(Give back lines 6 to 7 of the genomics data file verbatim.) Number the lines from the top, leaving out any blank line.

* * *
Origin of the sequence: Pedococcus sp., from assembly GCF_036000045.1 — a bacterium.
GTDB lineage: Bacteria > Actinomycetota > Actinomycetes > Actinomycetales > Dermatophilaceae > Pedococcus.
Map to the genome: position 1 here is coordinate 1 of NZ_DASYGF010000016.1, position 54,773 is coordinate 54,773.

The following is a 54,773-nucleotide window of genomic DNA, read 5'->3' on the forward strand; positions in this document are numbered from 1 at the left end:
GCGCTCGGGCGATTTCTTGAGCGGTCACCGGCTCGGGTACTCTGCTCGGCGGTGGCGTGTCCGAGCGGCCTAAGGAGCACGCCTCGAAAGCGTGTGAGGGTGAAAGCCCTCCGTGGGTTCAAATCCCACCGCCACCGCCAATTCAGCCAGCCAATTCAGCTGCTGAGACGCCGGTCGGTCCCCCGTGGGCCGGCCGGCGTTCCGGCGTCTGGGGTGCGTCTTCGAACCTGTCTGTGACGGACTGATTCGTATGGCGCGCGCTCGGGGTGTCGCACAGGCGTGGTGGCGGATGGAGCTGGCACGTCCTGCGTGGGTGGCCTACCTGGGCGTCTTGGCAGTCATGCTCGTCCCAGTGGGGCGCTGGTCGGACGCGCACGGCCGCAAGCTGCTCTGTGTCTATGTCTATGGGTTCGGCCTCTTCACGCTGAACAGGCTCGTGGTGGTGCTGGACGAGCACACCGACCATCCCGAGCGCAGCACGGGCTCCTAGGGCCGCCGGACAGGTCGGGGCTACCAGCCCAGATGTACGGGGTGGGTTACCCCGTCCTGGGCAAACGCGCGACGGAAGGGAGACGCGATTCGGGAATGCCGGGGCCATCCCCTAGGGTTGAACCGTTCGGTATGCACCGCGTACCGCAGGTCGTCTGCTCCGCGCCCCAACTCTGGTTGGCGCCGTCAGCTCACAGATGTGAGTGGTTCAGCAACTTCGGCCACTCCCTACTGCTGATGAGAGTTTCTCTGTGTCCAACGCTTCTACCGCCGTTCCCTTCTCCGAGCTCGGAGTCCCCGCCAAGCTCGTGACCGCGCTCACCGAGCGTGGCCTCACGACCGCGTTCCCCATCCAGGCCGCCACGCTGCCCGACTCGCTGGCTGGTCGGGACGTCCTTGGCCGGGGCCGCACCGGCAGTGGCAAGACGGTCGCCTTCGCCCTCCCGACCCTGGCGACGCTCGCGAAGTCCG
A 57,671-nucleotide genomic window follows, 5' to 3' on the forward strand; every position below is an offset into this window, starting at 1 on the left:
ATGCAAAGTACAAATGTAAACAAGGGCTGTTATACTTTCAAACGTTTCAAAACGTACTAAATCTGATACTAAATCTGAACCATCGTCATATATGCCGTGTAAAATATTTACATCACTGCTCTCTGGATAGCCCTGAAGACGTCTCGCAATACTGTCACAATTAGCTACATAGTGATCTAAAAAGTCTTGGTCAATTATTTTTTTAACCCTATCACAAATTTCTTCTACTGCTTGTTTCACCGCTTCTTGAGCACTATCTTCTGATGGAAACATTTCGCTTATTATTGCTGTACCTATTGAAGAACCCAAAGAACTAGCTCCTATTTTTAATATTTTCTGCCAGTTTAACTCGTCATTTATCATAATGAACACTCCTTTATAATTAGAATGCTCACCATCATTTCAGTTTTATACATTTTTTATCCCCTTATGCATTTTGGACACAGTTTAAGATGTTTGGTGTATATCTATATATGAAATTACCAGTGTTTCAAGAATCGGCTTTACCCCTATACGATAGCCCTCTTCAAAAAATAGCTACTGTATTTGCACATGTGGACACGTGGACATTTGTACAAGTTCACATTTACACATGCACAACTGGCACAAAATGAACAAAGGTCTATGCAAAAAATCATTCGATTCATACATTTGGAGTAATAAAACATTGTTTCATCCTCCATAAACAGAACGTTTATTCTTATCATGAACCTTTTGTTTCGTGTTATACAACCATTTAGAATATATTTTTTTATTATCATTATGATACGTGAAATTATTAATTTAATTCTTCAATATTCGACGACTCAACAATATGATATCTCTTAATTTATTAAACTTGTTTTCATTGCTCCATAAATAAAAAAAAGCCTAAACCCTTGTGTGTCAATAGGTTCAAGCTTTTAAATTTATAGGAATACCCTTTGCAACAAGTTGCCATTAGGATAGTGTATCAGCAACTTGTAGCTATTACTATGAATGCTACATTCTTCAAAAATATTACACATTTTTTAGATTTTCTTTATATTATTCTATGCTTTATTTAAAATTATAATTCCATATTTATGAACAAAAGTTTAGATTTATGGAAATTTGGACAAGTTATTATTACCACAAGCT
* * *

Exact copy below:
A 57,671-nucleotide genomic window follows, 5' to 3' on the forward strand; every position below is an offset into this window, starting at 1 on the left:
ATGCAAAGTACAAATGTAAACAAGGGCTGTTATACTTTCAAACGTTTCAAAACGTACTAAATCTGATACTAAATCTGAACCATCGTCATATATGCCGTGTAAAATATTTACATCACTGCTCTCTGGATAGCCCTGAAGACGTCTCGCAATACTGTCACAATTAGCTACATAGTGATCTAAAAAGTCTTGGTCAATTATTTTTTTAACCCTATCACAAATTTCTTCTACTGCTTGTTTCACCGCTTCTTGAGCACTATCTTCTGATGGAAACATTTCGCTTATTATTGCTGTACCTATTGAAGAACCCAAAGAACTAGCTCCTATTTTTAATATTTTCTGCCAGTTTAACTCGTCATTTATCATAATGAACACTCCTTTATAATTAGAATGCTCACCATCATTTCAGTTTTATACATTTTTTATCCCCTTATGCATTTTGGACACAGTTTAAGATGTTTGGTGTATATCTATATATGAAATTACCAGTGTTTCAAGAATCGGCTTTACCCCTATACGATAGCCCTCTTCAAAAAATAGCTACTGTATTTGCACATGTGGACACGTGGACATTTGTACAAGTTCACATTTACACATGCACAACTGGCACAAAATGAACAAAGGTCTATGCAAAAAATCATTCGATTCATACATTTGGAGTAATAAAACATTGTTTCATCCTCCATAAACAGAACGTTTATTCTTATCATGAACCTTTTGTTTCGTGTTATACAACCATTTAGAATATATTTTTTTATTATCATTATGATACGTGAAATTATTAATTTAATTCTTCAATATTCGACGACTCAACAATATGATATCTCTTAATTTATTAAACTTGTTTTCATTGCTCCATAAATAAAAAAAAGCCTAAACCCTTGTGTGTCAATAGGTTCAAGCTTTTAAATTTATAGGAATACCCTTTGCAACAAGTTGCCATTAGGATAGTGTATCAGCAACTTGTAGCTATTACTATGAATGCTACATTCTTCAAAAATATTACACATTTTTTAGATTTTCTTTATATTATTCTATGCTTTATTTAAAATTATAATTCCATATTTATGAACAAAAGTTTAGATTTATGGAAATTTGGACAAGTTATTATTACCACAAGCT